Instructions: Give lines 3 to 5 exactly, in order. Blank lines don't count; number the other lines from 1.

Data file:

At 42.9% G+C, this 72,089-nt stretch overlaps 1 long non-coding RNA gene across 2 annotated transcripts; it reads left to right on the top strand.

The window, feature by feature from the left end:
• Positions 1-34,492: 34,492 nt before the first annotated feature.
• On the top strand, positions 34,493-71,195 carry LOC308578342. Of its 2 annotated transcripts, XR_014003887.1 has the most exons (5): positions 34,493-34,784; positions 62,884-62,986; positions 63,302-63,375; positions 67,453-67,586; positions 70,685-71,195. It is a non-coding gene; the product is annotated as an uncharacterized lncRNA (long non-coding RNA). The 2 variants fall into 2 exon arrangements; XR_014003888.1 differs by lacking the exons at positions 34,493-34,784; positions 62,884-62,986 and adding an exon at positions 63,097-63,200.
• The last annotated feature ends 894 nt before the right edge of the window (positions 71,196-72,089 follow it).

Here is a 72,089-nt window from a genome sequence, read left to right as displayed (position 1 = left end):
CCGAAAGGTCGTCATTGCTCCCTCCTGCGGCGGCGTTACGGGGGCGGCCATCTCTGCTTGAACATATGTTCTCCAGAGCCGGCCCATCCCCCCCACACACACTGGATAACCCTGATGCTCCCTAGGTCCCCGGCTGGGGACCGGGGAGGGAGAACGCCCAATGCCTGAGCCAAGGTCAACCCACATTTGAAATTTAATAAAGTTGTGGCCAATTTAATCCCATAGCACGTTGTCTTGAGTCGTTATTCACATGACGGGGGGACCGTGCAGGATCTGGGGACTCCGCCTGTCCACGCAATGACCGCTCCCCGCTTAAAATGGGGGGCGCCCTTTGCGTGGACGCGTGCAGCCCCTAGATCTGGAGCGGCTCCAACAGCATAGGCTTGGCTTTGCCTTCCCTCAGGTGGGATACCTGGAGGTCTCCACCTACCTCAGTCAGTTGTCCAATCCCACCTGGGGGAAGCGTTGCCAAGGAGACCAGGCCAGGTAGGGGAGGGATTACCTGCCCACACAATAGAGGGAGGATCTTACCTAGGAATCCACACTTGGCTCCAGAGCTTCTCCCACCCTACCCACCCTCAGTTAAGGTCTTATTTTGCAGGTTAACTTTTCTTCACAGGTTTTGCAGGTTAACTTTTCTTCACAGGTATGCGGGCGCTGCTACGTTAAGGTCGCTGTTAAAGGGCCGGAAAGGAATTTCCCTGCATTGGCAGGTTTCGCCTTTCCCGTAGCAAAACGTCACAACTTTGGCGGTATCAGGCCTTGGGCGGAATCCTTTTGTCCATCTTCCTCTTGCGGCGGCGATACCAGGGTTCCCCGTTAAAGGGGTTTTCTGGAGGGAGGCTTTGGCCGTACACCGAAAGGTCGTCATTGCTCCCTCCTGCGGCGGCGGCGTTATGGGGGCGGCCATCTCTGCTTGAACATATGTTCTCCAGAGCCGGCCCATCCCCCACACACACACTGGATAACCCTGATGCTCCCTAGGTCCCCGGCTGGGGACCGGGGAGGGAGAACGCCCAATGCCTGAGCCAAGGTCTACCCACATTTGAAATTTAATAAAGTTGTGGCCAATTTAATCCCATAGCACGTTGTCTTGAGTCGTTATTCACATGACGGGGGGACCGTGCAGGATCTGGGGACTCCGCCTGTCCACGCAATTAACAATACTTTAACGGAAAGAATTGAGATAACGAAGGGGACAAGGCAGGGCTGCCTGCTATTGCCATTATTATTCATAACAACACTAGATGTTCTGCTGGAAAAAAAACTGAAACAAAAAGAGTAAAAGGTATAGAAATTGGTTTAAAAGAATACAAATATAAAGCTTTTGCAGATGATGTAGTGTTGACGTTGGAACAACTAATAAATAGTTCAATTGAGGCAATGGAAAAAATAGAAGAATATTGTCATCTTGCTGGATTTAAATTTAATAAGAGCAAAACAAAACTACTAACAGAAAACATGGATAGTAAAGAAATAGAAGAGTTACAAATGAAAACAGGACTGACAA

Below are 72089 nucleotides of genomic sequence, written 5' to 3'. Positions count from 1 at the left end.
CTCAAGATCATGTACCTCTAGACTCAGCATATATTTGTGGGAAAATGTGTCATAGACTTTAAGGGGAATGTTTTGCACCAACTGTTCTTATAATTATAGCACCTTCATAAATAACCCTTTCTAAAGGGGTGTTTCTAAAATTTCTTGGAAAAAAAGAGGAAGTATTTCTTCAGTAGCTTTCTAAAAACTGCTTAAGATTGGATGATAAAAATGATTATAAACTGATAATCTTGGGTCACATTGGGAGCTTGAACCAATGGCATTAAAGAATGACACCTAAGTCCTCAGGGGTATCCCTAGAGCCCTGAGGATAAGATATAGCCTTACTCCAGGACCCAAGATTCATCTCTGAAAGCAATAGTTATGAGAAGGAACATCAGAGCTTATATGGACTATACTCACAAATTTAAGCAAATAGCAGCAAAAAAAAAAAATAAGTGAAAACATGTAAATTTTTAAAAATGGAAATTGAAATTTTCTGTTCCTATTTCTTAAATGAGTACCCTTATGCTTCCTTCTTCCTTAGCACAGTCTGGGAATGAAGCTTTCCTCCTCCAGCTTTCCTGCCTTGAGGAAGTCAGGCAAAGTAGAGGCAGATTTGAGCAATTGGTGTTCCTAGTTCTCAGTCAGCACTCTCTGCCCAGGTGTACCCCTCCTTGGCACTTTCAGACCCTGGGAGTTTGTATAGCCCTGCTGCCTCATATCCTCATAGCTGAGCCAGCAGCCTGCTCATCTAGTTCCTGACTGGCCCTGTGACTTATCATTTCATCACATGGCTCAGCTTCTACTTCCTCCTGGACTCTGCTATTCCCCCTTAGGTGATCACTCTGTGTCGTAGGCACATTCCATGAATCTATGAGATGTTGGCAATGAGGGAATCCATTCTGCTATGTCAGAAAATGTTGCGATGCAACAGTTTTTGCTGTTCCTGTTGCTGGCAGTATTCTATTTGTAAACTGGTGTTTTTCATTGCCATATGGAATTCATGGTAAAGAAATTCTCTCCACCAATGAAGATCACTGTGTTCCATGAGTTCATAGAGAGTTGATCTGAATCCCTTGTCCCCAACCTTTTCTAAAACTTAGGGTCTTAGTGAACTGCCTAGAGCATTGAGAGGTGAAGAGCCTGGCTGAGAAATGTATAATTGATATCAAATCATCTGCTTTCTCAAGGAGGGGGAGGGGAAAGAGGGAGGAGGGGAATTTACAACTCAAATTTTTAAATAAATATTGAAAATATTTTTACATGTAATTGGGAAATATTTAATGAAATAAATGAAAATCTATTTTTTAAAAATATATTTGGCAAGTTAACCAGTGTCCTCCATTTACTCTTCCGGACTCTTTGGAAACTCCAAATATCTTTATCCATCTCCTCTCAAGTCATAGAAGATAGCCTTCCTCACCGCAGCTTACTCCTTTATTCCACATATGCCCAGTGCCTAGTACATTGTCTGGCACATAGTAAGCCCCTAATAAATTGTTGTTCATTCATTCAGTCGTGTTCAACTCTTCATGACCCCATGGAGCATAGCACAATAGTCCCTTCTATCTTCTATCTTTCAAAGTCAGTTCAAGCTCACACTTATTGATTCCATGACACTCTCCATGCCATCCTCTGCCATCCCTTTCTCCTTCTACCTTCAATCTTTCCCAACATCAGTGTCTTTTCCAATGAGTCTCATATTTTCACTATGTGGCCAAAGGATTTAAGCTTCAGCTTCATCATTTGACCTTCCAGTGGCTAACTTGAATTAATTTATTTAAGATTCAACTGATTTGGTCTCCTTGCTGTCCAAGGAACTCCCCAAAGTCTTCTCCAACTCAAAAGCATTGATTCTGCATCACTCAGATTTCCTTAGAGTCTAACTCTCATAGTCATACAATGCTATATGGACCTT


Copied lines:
• Positions 1-34,492: 34,492 nt before the first annotated feature.
• On the top strand, positions 34,493-71,195 carry LOC308578342. Of its 2 annotated transcripts, XR_014003887.1 has the most exons (5): positions 34,493-34,784; positions 62,884-62,986; positions 63,302-63,375; positions 67,453-67,586; positions 70,685-71,195. It is a non-coding gene; the product is annotated as an uncharacterized lncRNA (long non-coding RNA). The 2 variants fall into 2 exon arrangements; XR_014003888.1 differs by lacking the exons at positions 34,493-34,784; positions 62,884-62,986 and adding an exon at positions 63,097-63,200.
• The last annotated feature ends 894 nt before the right edge of the window (positions 71,196-72,089 follow it).